• Plastic surgery of congenital and acquired defects of the trunk and genitalia

  • Burn management, acute and reconstructive

  • Microsurgical techniques applicable to plastic surgery

  • Reconstruction by tissue transfer including flaps and grafts

  • Surgery of benign and malignant lesions of the skin and soft tissues.

 

 

 

 

The American Board of Otolaryngology (ABOto) was founded and incorporated in 1924, and is the second oldest of the twenty-four member boards of the American Board of Medical Specialties (ABMS).

Five years of training in an ACGME accredited program is required. Then, successful completion of both a written and oral exam is required to achieve certification.

 

The American Board of Otolaryngology Logo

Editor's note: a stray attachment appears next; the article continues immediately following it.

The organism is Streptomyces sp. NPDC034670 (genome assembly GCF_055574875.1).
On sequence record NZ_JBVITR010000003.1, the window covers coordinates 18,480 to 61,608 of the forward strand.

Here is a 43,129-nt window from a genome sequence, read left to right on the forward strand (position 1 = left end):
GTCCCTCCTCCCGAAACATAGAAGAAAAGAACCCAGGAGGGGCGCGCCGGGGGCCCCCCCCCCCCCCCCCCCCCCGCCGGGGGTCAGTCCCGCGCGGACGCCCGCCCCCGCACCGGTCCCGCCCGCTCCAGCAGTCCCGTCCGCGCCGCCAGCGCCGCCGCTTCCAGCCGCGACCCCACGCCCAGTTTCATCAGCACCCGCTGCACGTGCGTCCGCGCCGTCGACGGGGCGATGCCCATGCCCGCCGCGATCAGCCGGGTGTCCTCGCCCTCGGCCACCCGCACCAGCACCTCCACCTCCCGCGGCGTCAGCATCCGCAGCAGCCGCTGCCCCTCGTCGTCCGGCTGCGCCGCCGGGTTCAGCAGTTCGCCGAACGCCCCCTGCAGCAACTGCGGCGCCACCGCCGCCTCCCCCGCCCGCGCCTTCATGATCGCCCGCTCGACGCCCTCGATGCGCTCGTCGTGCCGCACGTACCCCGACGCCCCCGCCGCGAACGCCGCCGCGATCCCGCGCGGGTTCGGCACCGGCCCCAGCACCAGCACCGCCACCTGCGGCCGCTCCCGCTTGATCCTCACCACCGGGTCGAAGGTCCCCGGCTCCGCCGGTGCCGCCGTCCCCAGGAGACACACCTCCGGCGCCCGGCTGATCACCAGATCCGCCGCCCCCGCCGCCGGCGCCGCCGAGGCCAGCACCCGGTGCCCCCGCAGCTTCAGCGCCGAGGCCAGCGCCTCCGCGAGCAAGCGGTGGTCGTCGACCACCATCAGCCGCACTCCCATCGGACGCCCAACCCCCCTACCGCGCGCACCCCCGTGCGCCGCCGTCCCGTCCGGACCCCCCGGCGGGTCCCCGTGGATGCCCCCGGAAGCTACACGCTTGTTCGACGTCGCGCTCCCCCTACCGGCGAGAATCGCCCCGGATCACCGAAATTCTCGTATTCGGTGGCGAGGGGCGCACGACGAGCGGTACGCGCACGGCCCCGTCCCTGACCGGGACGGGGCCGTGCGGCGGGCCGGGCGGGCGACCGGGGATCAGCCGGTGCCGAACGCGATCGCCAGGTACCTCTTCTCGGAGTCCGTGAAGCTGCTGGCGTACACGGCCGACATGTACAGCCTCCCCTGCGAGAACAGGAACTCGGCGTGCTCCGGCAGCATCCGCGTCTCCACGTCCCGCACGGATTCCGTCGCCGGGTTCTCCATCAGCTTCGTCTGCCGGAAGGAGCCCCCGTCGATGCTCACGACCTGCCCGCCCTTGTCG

Board Certification in Otolaryngology - Head and Neck Surgery is awarded only after finishing the following:

  • A formal residency in Otolaryngology - Head and Neck surgery

  • Passing rigorous written and oral examinations (usually taken 6 to 12 months after completion of residency).

 

To be allowed to sit for the exams for Otolaryngology - Head and Neck Surgery, a surgeon must have completed:

  • College (usually 4 years)

  • Medical School (usually 4 years)

  • Internship in General Surgery (1 year)

  • Residency in Otolaryngology - Head and Neck Surgery (usually 4 to 5 more years)

  • Additional fellowships (specializations) may be performed in addition to the above training

 

Specialists in Otolaryngology - Head and Neck Surgery are trained in the following areas:

  • General Otolaryngology

  • Head and Neck (Cancer) Surgery

  • Otology / Neuro-Otology (hearing mechanisms and associated structures)

  • Rhinology (Sinus diseases and nasal airway)

  • Pediatric Otolaryngology

  • Laryngology (Voice, Speech and Breathing)

  • Facial Plastic and Reconstructive Surgery